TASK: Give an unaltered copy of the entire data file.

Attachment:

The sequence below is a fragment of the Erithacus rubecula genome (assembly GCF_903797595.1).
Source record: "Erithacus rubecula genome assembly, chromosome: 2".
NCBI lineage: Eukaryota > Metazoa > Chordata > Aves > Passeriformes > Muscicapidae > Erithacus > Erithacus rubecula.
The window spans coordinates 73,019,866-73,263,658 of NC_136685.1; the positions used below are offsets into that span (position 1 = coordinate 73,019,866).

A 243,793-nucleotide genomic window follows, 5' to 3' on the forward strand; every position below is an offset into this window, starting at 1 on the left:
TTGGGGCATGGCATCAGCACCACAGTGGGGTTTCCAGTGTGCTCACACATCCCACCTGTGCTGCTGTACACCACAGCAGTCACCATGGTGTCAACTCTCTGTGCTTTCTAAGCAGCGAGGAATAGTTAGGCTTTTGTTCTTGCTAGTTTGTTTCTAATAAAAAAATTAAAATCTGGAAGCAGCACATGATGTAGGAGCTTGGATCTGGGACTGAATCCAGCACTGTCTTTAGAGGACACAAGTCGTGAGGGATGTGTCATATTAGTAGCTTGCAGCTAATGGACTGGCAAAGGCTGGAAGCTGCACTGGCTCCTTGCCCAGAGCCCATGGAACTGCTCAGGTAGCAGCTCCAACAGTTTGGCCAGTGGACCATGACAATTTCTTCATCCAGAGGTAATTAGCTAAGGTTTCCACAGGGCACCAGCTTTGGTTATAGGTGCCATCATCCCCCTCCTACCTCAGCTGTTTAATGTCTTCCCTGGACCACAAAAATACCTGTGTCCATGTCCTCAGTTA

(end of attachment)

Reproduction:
The sequence below is a fragment of the Erithacus rubecula genome (assembly GCF_903797595.1).
Source record: "Erithacus rubecula genome assembly, chromosome: 2".
NCBI lineage: Eukaryota > Metazoa > Chordata > Aves > Passeriformes > Muscicapidae > Erithacus > Erithacus rubecula.
The window spans coordinates 73,019,866-73,263,658 of NC_136685.1; the positions used below are offsets into that span (position 1 = coordinate 73,019,866).

A 243,793-nucleotide genomic window follows, 5' to 3' on the forward strand; every position below is an offset into this window, starting at 1 on the left:
TTGGGGCATGGCATCAGCACCACAGTGGGGTTTCCAGTGTGCTCACACATCCCACCTGTGCTGCTGTACACCACAGCAGTCACCATGGTGTCAACTCTCTGTGCTTTCTAAGCAGCGAGGAATAGTTAGGCTTTTGTTCTTGCTAGTTTGTTTCTAATAAAAAAATTAAAATCTGGAAGCAGCACATGATGTAGGAGCTTGGATCTGGGACTGAATCCAGCACTGTCTTTAGAGGACACAAGTCGTGAGGGATGTGTCATATTAGTAGCTTGCAGCTAATGGACTGGCAAAGGCTGGAAGCTGCACTGGCTCCTTGCCCAGAGCCCATGGAACTGCTCAGGTAGCAGCTCCAACAGTTTGGCCAGTGGACCATGACAATTTCTTCATCCAGAGGTAATTAGCTAAGGTTTCCACAGGGCACCAGCTTTGGTTATAGGTGCCATCATCCCCCTCCTACCTCAGCTGTTTAATGTCTTCCCTGGACCACAAAAATACCTGTGTCCATGTCCTCAGTTA